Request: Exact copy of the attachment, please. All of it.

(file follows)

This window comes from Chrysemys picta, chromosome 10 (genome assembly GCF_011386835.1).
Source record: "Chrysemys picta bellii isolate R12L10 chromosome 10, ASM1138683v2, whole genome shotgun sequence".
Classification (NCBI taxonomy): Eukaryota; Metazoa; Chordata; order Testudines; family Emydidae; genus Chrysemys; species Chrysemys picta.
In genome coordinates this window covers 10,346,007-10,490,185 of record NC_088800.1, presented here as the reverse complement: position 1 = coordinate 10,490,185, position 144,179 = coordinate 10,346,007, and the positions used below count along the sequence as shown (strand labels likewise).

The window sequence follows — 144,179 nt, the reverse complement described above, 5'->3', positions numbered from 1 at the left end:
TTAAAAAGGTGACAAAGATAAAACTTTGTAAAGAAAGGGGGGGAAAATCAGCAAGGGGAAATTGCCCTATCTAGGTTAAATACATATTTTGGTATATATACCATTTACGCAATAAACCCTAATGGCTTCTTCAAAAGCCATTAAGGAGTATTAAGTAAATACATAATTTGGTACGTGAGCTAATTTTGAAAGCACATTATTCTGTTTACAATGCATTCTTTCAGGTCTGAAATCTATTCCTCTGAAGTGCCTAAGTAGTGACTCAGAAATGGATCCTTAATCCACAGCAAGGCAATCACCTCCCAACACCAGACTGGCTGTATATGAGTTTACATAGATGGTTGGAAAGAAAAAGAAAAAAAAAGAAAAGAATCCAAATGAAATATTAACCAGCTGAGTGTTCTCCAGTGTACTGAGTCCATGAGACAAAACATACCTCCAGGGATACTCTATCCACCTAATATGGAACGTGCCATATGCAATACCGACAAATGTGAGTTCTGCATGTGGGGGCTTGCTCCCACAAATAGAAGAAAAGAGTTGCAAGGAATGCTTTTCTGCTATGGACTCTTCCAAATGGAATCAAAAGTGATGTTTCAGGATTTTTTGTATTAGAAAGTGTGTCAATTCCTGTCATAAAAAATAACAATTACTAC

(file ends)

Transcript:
This window comes from Chrysemys picta, chromosome 10 (genome assembly GCF_011386835.1).
Source record: "Chrysemys picta bellii isolate R12L10 chromosome 10, ASM1138683v2, whole genome shotgun sequence".
Classification (NCBI taxonomy): Eukaryota; Metazoa; Chordata; order Testudines; family Emydidae; genus Chrysemys; species Chrysemys picta.
In genome coordinates this window covers 10,346,007-10,490,185 of record NC_088800.1, presented here as the reverse complement: position 1 = coordinate 10,490,185, position 144,179 = coordinate 10,346,007, and the positions used below count along the sequence as shown (strand labels likewise).

The window sequence follows — 144,179 nt, the reverse complement described above, 5'->3', positions numbered from 1 at the left end:
TTAAAAAGGTGACAAAGATAAAACTTTGTAAAGAAAGGGGGGGAAAATCAGCAAGGGGAAATTGCCCTATCTAGGTTAAATACATATTTTGGTATATATACCATTTACGCAATAAACCCTAATGGCTTCTTCAAAAGCCATTAAGGAGTATTAAGTAAATACATAATTTGGTACGTGAGCTAATTTTGAAAGCACATTATTCTGTTTACAATGCATTCTTTCAGGTCTGAAATCTATTCCTCTGAAGTGCCTAAGTAGTGACTCAGAAATGGATCCTTAATCCACAGCAAGGCAATCACCTCCCAACACCAGACTGGCTGTATATGAGTTTACATAGATGGTTGGAAAGAAAAAGAAAAAAAAAGAAAAGAATCCAAATGAAATATTAACCAGCTGAGTGTTCTCCAGTGTACTGAGTCCATGAGACAAAACATACCTCCAGGGATACTCTATCCACCTAATATGGAACGTGCCATATGCAATACCGACAAATGTGAGTTCTGCATGTGGGGGCTTGCTCCCACAAATAGAAGAAAAGAGTTGCAAGGAATGCTTTTCTGCTATGGACTCTTCCAAATGGAATCAAAAGTGATGTTTCAGGATTTTTTGTATTAGAAAGTGTGTCAATTCCTGTCATAAAAAATAACAATTACTAC